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Boston to bar new Occupy tent

Protesters seek to bring winterized equipment into encampment

The Davis Square Carolers sang some not-so-traditional Christmas songs in Dewey Square in Boston, including “The Twelve Days of Crisis.’’ The Davis Square Carolers sang some not-so-traditional Christmas songs in Dewey Square in Boston, including “The Twelve Days of Crisis.’’ (Pat Greenhouse/Globe Staff)
By Travis Andersen
Globe Staff / December 5, 2011
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The City of Boston is vowing to block Occupy Boston demonstrators’ plans to move a winterized tent into the encampment today, citing a ban on bringing new building materials into the area.

“It’ll be confiscated before it gets in,’’ said Dot Joyce, a spokeswoman for Mayor Thomas M. Menino, of the tent that demonstrators hope to erect this afternoon.

Joyce said demonstrators had asked city officials before about bringing in new structures and were told it would not be permitted.

“We will not allow them to build a new neighborhood’’ in Dewey Square, she said.

Sage Radachowsky, 38, of Roslindale, a member of the Occupy winterization and fire safety working group, said yesterday at the encampment that demonstrators plan to install a fireproof tent that can hold up to 10 people.

He said they are informing police and city officials so that all parties can openly discuss the issue.

“We want to do this completely aboveboard,’’ he said.

Radachowsky said the group wants to improve relations with the city and Boston police, after a clash between demonstrators and officers last week over a sink.

Police said that after they seized the appliance Thursday night and put it in a police wagon, protesters surrounded the vehicle, resulting in the arrest of one demonstrator.

Radachowsky said that while he thought police overreacted during the confrontation, “I was not completely pleased with how we conducted ourselves.’’

Alerting authorities to the planned installment of the tent, he said, would open the communication lines between demonstrators and the city, regardless of the final outcome.

“If they won’t let the tent come in, then we’ll have a public explanation as to why not,’’ he said.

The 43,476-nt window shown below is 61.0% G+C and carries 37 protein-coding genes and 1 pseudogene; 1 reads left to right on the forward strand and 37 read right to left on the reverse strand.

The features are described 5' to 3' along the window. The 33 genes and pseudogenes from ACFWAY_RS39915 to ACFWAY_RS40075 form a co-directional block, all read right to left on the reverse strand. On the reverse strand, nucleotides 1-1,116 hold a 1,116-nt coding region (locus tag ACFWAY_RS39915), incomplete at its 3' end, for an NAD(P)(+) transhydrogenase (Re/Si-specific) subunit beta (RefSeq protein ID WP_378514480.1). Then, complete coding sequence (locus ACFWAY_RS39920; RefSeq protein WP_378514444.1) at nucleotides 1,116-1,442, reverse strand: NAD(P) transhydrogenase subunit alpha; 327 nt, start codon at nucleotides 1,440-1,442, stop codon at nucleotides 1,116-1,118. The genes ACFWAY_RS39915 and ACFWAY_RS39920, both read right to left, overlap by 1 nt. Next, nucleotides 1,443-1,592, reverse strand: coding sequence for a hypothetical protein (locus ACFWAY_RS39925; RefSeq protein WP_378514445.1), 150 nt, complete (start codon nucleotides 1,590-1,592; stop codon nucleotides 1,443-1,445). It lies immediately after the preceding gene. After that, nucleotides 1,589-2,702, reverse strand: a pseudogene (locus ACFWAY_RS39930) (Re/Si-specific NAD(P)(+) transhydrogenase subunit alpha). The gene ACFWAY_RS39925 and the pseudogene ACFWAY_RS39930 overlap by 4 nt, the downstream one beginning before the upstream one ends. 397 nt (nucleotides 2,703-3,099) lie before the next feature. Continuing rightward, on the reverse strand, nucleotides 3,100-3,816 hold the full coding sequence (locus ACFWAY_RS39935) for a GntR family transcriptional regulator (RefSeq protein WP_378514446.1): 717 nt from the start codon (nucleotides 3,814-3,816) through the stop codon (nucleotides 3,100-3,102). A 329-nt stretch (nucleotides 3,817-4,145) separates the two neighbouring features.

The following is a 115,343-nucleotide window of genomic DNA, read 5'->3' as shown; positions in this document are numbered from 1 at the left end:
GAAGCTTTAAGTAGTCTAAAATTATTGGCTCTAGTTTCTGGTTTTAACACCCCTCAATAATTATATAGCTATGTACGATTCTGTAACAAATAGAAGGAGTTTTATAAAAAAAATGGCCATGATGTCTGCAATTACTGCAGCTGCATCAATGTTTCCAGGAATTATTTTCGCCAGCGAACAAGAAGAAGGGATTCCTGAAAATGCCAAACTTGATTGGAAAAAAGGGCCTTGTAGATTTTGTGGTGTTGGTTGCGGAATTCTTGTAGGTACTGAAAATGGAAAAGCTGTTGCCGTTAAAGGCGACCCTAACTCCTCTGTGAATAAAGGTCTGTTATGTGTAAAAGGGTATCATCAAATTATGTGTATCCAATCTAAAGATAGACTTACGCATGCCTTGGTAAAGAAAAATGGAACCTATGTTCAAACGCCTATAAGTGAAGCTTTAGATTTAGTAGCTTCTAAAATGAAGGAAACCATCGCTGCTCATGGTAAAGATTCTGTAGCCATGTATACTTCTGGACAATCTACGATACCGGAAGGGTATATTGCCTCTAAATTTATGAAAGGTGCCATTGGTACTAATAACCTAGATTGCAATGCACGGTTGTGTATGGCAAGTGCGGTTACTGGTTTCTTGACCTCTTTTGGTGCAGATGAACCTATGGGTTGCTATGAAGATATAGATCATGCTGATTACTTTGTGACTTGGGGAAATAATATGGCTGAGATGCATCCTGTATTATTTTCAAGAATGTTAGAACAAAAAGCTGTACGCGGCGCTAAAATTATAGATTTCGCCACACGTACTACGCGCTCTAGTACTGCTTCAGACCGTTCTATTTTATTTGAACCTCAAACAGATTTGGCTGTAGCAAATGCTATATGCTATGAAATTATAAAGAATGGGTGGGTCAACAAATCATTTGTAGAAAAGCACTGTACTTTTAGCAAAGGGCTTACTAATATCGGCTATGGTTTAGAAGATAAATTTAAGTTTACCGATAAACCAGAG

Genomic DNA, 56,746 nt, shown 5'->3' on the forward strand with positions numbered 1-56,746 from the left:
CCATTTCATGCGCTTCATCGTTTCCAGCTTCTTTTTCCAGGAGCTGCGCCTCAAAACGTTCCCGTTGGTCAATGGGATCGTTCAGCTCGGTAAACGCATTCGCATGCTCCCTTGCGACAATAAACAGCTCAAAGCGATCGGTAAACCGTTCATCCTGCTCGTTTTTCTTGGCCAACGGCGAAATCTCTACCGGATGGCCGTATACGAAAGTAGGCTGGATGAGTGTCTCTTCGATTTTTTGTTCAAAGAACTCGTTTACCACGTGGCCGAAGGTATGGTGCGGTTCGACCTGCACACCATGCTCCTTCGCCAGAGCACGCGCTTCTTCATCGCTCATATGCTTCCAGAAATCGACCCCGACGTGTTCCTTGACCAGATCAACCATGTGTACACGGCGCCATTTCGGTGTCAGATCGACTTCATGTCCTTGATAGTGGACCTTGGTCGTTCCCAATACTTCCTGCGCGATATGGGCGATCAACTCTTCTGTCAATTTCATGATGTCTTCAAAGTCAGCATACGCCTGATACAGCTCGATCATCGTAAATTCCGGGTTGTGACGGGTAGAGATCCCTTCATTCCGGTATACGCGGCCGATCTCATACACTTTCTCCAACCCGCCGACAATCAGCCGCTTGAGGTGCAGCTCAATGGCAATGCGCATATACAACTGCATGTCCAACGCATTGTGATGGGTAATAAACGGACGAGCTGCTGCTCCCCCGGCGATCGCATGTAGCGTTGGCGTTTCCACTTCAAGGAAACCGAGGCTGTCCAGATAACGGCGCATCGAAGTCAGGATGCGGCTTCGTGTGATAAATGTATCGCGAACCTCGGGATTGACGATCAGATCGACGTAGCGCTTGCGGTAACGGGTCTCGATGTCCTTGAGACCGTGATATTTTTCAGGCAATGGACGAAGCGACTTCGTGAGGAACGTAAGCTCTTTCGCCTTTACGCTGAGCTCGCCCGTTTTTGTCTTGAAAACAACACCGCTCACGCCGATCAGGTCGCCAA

Elaine Driscoll, a spokeswoman for Boston police, would not comment yesterday on the plan for a new tent.

“I respectfully decline to comment beyond reiterating that we have made protesters aware that anything deemed building materials or considered a ‘structure’ will not be allowed,’’ she wrote in an e-mail.

Police yesterday announced two arrests in the encampment on Saturday, both at about 9:45 p.m.

In one case, Daniel Costello, 22, of Boston allegedly swung a small knife at another demonstrator, “missing his chest by a few inches,’’ according to the arrest report.

In the second case on Saturday night, Michael T. Young, 35, of South Boston was arrested on a disorderly conduct charge after knocking over tents and throwing objects, police said. The arrest report described him as a member of Occupy Boston.

Phone numbers for Costello and Young could not be found yesterday.

Ariel Oshinsky, an Occupy Boston media volunteer, said she was not aware of either incident in the police reports and she does not know the suspects.

She also said she doubts demonstrators will seek a confrontation with police if officers refuse to allow the tent on the grounds today.

“If they stop us, I’m assuming that we will probably comply with what they say,’’ she said.

Last week, a judge extended a temporary court order barring city officials from suddenly clearing the encampment until a hearing that must be scheduled no later than Dec. 15.

But amid the recent tension on the ground and the battles in court, demonstrators were treated to a little holiday cheer yesterday, albeit with a populist edge.

Members of the First Congregational Church of Somerville sang Christmas carols at an entrance to the encampment, with some reworked lyrics touching on the political issues that sparked the movement across the nation in September.

On “Away in a Manger/the Caymans,’’ carolers sang: “Away in the Caymans, no taxes to pay/ the large corporations keep money to pay/ their CEOs’ salaries, and bonus, and more/ but they have no money to hire the poor.’’

John Olson, a deacon at the church, said he wrote the new lyrics.

“Bring us some figgy pudding, we won’t go until we get some,’’ said Olson, placing emphasis on the word won’t. “Christmas and Christmas caroling is part of a history long associated with [changing] the order of the world.’’

Joan Schwartz, 65, of Brookline, a supporter of the Occupy movement who helps bring guest speakers to the encampment, said the expression of democracy there has been inspiring to watch.

As for the movement, “we can only extend a hand and hope that they respond.’’

Travis Andersen can be reached at tandersen@globe.com. Follow him on Twitter @TAGlobe.

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